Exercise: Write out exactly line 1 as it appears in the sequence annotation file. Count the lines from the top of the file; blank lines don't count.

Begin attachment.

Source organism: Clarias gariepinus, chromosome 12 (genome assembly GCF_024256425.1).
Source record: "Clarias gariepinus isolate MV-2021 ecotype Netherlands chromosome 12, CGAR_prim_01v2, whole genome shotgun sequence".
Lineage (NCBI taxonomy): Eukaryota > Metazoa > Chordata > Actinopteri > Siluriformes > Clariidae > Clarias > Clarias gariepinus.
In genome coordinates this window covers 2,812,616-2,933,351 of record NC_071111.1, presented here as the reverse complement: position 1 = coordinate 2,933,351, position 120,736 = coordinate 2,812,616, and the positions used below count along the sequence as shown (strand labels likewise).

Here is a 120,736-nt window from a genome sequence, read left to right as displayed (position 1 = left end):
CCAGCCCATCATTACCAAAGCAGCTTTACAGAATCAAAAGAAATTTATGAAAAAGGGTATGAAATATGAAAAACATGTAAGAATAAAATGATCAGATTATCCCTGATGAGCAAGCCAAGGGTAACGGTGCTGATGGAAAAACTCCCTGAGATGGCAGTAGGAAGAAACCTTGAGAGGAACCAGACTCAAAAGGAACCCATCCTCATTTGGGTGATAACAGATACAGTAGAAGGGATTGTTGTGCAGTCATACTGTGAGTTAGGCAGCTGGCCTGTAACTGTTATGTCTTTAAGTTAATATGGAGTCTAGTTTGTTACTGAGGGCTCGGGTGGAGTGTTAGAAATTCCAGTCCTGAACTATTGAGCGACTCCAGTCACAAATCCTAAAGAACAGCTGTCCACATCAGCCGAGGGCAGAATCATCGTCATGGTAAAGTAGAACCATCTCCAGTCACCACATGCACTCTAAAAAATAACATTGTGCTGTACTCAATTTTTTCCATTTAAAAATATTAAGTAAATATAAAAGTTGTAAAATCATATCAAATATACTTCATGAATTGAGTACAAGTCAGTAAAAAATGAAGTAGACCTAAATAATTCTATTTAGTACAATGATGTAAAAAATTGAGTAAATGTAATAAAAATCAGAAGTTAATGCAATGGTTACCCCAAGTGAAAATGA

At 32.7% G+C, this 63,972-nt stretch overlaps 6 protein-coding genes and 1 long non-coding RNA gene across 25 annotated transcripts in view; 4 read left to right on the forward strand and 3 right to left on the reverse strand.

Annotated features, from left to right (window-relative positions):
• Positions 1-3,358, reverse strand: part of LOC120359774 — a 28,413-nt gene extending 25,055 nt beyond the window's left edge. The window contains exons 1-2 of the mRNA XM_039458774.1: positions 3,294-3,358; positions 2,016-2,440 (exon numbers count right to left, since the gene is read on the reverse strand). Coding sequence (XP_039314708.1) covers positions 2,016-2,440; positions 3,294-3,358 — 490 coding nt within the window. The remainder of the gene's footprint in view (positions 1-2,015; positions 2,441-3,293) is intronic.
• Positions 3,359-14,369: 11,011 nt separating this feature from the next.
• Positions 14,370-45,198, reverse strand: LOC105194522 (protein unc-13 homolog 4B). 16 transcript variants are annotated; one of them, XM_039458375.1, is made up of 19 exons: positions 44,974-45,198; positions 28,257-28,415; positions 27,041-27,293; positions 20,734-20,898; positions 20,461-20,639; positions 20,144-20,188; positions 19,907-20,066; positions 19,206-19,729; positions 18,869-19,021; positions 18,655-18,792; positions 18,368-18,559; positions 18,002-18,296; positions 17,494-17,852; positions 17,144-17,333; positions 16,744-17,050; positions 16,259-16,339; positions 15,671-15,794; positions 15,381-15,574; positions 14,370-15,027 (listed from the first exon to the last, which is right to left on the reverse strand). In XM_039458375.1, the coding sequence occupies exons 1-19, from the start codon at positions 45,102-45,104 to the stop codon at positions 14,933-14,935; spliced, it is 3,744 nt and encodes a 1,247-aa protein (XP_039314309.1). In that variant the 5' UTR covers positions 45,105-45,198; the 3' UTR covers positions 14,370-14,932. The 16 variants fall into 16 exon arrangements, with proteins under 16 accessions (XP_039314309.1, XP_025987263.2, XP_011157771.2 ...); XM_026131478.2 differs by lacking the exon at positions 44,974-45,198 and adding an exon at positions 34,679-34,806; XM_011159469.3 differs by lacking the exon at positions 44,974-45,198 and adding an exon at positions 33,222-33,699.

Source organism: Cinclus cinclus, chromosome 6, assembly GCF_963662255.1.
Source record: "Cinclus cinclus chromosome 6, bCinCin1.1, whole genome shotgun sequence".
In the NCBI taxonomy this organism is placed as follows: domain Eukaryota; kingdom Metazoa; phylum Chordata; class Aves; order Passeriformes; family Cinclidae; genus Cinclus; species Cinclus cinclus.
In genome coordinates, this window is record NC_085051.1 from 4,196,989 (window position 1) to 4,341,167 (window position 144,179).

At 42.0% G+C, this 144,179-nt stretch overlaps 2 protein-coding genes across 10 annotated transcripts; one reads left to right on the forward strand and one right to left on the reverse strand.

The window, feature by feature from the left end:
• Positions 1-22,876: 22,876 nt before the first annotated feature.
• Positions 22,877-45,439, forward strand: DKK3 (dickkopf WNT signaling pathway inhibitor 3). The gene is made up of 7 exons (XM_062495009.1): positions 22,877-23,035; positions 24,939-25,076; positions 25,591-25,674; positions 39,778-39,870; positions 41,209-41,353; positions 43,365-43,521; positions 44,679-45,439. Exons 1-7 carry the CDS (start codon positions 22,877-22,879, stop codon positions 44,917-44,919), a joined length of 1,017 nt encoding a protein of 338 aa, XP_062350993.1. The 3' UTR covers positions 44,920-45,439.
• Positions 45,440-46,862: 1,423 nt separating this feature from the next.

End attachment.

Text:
Source organism: Clarias gariepinus, chromosome 12 (genome assembly GCF_024256425.1).